My father passed away in December 2014. He had been sick for years, suffering from heart disease and emphysema. Pneumonia and a blood infection got him in the end. I was able to spend time with him during his final days. It was hard, but I wouldn’t have missed it for the world. As he started to go downhill at the hospital, he asked that mom get all his sons to come see him. I was at work when I got the call.
I walked into his hospital room, and I was floored. I had seen him just the day before. Although he was not able to talk much, he was somewhat alert. As I looked at him now lying in the bed, I noticed his breathing was very shallow. His eyes were closed. Mom leaned over and said, “Charles, the boys are here.” He opened his eyes real wide and looked at us and gave us all a salute. Such a special moment. I knew the end was near, but I was not able to get my arms around it.
You see, dad was my hero. Although we had a trying relationship over the years, he was always there for me. I was not an easy child to raise. Always in trouble. Lying. Breaking things. Mom said I slept all day and kept her up all night. She quit the ninth grade to have me at age fifteen. Dad was only nineteen. It was 1959. A long time ago. Can’t believe I’m fifty-five already. I spent thirty-seven years abusing drugs and alcohol. I had to go to state prison for three years at age nineteen. Unfortunately, I continued to get drunk and high after I got out of jail. I lost all of my possessions, and ended up a week from being homeless. Dad allowed me to move in with him and mom in 2008. Although I had a few relapses (the last one being right around the time of his death), he stuck by me. He would drive me to AA meetings and counseling sessions and physical therapy. I thanked him one day, and he answered, “Hey, this is what I signed on for.”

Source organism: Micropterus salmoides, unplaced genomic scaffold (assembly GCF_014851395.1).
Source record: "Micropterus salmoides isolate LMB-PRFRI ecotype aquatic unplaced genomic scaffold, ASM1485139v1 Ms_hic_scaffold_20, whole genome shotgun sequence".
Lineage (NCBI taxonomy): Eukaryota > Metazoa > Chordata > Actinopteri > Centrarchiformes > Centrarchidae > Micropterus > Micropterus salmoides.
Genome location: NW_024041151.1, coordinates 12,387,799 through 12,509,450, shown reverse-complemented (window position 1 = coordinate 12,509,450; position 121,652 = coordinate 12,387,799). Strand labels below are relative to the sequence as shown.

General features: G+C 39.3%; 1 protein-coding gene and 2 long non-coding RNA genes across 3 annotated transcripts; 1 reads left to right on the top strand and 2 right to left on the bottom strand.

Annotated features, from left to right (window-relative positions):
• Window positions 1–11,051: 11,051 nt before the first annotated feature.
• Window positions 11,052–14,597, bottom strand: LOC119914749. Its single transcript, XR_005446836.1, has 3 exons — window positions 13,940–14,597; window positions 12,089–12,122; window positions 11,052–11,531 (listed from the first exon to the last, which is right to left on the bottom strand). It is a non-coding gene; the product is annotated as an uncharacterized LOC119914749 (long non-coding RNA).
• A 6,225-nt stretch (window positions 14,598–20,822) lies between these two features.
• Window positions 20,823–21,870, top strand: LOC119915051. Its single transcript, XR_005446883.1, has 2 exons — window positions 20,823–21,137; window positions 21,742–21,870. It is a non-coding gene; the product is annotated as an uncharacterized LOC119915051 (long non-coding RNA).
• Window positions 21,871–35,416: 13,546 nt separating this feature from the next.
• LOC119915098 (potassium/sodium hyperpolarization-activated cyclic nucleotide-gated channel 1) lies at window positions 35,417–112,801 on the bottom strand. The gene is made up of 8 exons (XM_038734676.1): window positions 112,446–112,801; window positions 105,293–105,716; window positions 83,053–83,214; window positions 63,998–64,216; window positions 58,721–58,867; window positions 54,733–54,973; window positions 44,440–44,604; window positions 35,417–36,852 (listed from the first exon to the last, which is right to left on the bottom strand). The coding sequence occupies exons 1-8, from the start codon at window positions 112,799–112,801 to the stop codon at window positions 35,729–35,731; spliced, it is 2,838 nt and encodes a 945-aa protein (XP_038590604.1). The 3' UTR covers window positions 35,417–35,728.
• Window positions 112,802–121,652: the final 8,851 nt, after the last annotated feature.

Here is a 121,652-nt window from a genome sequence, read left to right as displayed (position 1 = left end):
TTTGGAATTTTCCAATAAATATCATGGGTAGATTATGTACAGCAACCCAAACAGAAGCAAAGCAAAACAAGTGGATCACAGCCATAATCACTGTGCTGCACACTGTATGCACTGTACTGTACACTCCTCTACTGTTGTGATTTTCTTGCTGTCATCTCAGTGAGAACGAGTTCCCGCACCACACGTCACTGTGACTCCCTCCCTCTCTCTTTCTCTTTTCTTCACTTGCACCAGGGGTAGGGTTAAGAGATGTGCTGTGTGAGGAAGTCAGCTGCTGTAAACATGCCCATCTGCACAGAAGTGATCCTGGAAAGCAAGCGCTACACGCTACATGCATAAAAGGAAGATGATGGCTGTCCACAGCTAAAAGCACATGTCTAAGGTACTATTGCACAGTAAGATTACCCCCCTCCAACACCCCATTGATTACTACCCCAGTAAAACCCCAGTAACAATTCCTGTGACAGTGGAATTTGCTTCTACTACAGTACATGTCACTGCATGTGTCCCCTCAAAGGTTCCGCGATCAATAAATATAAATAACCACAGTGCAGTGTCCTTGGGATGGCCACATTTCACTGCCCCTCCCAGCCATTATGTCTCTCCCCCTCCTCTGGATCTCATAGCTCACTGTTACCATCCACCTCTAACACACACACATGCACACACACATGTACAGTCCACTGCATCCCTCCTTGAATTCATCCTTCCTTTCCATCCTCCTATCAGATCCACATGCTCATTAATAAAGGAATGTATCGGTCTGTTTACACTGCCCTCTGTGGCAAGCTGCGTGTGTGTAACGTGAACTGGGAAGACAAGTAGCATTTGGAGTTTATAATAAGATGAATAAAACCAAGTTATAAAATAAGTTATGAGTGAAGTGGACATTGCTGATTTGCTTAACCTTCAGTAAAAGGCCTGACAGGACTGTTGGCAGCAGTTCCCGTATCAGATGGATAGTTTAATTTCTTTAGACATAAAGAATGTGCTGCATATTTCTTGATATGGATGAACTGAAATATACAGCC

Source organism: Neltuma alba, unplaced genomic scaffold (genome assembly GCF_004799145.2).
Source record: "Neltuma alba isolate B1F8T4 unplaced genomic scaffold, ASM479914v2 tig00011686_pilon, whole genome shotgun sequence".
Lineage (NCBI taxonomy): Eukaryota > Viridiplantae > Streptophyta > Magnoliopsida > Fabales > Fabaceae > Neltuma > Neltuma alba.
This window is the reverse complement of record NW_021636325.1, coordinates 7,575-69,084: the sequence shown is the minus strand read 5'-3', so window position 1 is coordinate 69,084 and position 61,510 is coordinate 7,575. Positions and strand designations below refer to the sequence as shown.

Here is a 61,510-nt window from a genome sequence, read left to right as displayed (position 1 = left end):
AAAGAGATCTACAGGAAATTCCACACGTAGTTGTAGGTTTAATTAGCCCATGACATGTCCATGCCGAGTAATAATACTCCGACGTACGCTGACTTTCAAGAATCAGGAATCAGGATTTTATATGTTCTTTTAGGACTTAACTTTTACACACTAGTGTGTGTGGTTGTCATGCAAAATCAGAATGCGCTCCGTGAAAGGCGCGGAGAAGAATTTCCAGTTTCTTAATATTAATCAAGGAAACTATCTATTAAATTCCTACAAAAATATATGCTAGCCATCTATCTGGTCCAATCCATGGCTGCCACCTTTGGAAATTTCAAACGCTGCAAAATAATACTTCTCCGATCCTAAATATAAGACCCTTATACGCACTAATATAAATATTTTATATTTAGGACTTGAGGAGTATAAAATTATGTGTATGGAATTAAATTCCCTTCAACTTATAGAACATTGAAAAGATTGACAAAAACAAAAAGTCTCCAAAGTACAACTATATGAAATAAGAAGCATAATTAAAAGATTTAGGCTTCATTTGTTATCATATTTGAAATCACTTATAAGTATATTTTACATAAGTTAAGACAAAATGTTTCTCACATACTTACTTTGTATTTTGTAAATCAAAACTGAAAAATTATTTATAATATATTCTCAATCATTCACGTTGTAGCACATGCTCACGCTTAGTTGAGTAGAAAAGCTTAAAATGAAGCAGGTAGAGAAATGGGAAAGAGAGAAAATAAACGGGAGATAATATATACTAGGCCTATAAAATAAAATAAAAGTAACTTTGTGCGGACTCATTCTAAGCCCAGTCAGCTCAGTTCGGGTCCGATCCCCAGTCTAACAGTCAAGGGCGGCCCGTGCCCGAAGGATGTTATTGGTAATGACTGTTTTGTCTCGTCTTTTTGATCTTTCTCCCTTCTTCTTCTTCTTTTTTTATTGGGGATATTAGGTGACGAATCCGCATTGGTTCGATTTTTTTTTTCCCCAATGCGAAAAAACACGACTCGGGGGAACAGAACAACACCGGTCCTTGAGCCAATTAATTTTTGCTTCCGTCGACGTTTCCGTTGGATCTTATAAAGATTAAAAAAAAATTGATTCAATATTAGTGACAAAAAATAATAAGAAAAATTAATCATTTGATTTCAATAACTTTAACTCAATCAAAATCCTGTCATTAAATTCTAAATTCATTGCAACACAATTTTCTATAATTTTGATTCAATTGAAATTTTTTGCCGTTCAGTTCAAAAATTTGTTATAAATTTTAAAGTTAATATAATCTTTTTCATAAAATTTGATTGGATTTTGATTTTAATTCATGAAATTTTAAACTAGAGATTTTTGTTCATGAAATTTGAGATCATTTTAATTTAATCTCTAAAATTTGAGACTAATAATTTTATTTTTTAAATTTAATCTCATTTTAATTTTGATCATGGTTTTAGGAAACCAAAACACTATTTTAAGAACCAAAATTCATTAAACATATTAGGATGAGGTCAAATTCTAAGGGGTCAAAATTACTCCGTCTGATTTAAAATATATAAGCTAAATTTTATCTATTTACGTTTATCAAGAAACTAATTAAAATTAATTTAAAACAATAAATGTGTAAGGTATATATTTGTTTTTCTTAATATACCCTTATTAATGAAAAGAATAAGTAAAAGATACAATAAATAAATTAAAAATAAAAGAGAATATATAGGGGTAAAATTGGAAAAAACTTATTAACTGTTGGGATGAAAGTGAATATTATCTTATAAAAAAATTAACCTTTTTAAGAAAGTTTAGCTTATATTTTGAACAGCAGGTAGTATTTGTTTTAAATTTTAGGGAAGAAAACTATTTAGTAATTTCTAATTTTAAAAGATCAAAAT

Anyway, dad worked in plastics all his life. He started at PlastiVac in Montgomery, PA right out of high school, and retired from Penn Reels outside of Landsdale, PA thirty years later. He was a genius at troubleshooting, and did some private consulting as well as full-time employment. He taught a non-credit course at a local college in the Lehigh Valley relative to the field of plastics engineering. He was an OSHA officer at several of his jobs. He built his own house from the ground up. He had a wealth of knowledge regarding gardening and lawn care. When he bought a house after retirement, he built a screened in back porch, two decks and a pond with a waterfall. He also was a great woodworker, and built furniture. Mom still has a lot of the pieces. He painted oils for years. The walls are decorated with his art.
Mom gave me one of his paintings after he passed away. It is a depiction of a street in Puerto Rico. I cannot believe the attention to detail. He even put birds on a church roof in the background. I love staring at the picture and imagining myself walking down the streets. Many of his oil paintings are fantastic, but this one is my most favorite. Mom said, “You may have it, but don’t ever let anything happen to it. You have to keep it til the day you die.”
That’s not hard to do when it’s my most prized possession.